Pozez lecturer to speak of family’s ‘Stolen Legacy’

Dina Gold grew up hearing her grandmother’s tales of the glamorous life in Berlin she led before the Nazis came to power, and her dreams of recovering a huge building she claimed belonged to the family, though she had no papers to prove ownership. Gold will speak about her book, “Stolen Legacy,” which details how the Nazis deprived her once prominent family of their landmark building, and her fight to reclaim it, as part of the Arizona Center for Judaic Studies’ free Shaol & Louis Pozez Memorial Lecture Series, on Monday, March 6 at 7 p.m. at the Tucson Jewish Community Center. 

When the Third Reich was defeated in 1945 the building lay in the Soviet sector — just past Checkpoint Charlie — and beyond legal reach.  When the Berlin Wall fell in 1989, Gold decided to battle for restitution.

Built by her great-grandfather in 1910, the property was the business headquarters of the H. Wolff fur company, one of the largest and most successful in Germany during the early part of the last century. In 1937 the Victoria Insurance Company foreclosed on the mortgage and transferred ownership of Krausenstrasse 17/18 to the Reichsbahn, Hitler’s railways, which later transported millions of Jews across Europe to the death camps. The Victoria, headed then by a German businessman and lawyer with connections to the very top of the Nazi Party, is still today one of Germany’s leading insurance companies.  But during the war it was part of a consortium insuring workshops at Auschwitz.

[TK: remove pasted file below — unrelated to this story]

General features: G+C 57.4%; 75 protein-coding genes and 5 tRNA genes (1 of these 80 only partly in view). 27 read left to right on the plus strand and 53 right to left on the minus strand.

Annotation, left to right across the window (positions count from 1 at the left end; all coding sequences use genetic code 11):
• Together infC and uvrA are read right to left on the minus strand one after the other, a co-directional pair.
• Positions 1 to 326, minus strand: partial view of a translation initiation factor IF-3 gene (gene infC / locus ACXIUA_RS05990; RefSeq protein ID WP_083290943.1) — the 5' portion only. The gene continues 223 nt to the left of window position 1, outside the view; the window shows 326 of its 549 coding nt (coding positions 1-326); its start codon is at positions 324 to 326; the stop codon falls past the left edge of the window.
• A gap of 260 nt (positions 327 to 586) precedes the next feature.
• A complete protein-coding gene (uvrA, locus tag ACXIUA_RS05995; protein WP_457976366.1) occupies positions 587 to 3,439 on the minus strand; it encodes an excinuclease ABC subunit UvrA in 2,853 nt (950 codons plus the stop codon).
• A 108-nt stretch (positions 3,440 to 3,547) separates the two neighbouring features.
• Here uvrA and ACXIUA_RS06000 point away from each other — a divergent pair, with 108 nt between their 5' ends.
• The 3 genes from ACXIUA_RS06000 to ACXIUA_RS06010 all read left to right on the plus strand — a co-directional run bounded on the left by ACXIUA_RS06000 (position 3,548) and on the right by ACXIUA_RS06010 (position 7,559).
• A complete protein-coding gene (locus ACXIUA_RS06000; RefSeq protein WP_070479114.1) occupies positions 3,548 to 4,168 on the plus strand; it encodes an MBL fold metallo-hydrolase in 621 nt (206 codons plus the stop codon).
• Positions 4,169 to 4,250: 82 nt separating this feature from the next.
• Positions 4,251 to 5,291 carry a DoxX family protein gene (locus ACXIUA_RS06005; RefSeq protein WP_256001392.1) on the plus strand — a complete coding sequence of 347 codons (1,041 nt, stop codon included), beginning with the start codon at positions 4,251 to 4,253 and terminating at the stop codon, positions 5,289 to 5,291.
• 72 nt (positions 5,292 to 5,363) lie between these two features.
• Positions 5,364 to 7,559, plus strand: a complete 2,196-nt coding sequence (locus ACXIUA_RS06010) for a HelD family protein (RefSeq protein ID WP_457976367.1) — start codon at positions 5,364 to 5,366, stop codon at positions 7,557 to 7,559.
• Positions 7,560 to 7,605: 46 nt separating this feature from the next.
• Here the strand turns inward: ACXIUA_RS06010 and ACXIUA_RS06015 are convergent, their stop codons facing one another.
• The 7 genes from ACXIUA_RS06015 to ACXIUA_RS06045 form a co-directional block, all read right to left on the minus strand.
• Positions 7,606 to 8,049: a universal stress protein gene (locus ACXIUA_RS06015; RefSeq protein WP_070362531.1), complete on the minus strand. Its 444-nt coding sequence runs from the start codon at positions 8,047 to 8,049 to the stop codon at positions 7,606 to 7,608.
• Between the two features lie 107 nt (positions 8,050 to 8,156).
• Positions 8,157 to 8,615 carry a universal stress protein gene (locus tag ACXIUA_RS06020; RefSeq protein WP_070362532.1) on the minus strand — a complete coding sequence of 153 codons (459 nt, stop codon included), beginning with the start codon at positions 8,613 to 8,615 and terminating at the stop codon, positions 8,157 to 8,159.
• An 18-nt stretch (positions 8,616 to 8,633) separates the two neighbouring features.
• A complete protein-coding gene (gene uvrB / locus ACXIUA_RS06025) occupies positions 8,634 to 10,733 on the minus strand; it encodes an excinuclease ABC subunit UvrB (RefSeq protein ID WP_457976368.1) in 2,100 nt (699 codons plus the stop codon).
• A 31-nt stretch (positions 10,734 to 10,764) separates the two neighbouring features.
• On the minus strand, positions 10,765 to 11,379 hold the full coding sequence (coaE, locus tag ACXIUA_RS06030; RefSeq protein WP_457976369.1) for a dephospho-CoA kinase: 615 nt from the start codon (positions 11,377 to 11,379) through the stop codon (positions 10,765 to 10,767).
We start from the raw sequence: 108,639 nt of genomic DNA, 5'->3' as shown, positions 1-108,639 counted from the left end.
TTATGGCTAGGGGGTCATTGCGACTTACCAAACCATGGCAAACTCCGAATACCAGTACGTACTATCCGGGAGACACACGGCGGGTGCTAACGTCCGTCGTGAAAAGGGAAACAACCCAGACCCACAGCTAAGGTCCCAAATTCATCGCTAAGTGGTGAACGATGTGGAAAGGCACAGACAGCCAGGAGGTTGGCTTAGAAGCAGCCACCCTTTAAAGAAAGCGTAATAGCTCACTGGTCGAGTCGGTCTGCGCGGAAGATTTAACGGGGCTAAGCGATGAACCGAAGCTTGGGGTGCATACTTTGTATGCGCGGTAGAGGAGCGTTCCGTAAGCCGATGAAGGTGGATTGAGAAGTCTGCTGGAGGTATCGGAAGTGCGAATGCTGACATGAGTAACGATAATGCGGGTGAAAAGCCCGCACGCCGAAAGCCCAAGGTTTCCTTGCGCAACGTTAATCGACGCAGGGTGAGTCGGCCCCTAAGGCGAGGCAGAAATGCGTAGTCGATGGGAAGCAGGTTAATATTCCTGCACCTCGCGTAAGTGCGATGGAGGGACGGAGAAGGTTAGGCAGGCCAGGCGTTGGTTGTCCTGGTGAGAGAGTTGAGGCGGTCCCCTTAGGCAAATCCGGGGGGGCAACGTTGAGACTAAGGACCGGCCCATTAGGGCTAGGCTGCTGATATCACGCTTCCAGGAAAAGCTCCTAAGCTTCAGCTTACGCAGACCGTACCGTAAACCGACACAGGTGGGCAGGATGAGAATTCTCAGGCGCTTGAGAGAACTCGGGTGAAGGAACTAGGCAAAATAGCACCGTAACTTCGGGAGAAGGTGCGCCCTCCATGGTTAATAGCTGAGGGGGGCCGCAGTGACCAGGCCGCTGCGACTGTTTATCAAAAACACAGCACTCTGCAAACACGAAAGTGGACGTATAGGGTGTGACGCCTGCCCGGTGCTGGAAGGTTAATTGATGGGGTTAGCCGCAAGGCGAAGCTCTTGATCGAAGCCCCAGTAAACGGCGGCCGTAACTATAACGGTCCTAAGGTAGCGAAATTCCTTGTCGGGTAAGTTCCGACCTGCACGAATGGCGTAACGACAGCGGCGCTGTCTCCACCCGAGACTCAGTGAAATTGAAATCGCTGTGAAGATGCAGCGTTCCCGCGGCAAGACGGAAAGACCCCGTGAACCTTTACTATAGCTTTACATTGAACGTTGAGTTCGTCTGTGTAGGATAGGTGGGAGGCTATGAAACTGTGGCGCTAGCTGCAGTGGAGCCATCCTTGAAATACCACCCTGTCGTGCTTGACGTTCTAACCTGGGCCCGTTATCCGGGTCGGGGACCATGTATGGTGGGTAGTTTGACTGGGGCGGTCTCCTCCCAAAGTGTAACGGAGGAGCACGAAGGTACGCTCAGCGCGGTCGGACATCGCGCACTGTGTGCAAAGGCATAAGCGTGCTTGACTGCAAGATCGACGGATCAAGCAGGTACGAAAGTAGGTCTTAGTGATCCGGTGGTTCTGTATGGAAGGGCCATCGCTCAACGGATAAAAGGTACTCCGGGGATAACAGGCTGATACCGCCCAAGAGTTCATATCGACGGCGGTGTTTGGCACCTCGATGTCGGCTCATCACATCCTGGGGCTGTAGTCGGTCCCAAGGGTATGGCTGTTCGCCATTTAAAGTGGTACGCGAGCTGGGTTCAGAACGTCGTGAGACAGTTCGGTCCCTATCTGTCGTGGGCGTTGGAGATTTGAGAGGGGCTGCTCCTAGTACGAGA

Gold was born and brought up in Britain. She is now an American citizen living in Washington, D.C., where she is on the board of the Jewish Community Center and co-chair of the Washington Jewish Film Festival. A senior editor at Moment magazine, she started her career in London as a financial journalist after postgraduate studies at Corpus Christi College, Oxford.  Later, at the BBC, she worked as an investigative reporter and television producer.

The Guardian praised “Stolen Legacy” as “an extraordinary story” and E. Randol Schoenberg, the attorney portrayed by Ryan Reynolds in the film “Woman in Gold,” said it is “a meticulous and finely written account…with all the twists and turns one would expect from a fictional detective story — but it is all true.”

A book signing will follow the lecture.

For more information, visit judaic.arizona.edu/StolenLegacy.